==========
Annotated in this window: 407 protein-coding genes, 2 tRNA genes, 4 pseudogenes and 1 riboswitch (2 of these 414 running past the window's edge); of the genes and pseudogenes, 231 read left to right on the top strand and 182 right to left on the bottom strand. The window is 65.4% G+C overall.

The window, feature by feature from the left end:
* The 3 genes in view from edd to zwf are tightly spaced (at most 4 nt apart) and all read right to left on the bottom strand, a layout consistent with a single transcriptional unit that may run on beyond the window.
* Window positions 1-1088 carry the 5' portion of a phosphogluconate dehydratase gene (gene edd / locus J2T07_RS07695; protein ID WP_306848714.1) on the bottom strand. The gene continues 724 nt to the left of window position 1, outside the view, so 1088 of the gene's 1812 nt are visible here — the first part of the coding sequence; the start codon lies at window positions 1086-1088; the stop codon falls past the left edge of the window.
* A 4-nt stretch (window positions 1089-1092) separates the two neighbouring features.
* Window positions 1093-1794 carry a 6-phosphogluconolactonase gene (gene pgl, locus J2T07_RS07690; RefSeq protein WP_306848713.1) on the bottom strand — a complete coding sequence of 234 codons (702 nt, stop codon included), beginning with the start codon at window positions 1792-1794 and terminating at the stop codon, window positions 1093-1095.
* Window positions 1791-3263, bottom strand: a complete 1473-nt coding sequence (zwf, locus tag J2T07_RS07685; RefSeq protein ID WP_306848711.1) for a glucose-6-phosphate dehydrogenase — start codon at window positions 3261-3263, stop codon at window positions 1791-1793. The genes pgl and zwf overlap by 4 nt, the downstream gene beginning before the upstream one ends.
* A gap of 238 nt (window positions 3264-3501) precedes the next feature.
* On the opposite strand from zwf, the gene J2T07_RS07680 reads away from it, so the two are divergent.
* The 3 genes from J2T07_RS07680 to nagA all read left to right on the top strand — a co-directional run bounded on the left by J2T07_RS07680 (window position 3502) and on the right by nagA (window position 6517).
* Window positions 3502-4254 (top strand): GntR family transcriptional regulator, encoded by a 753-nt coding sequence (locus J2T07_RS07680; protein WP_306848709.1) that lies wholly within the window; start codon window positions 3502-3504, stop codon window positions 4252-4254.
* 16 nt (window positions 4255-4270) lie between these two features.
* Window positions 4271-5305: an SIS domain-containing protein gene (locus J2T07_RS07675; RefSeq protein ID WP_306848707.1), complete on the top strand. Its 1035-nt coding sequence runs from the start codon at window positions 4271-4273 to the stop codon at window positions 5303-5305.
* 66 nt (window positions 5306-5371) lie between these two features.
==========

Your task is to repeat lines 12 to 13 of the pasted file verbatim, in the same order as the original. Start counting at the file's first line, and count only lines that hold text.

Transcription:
* 16 nt (window positions 4255-4270) lie between these two features.
* Window positions 4271-5305: an SIS domain-containing protein gene (locus J2T07_RS07675; RefSeq protein ID WP_306848707.1), complete on the top strand. Its 1035-nt coding sequence runs from the start codon at window positions 4271-4273 to the stop codon at window positions 5303-5305.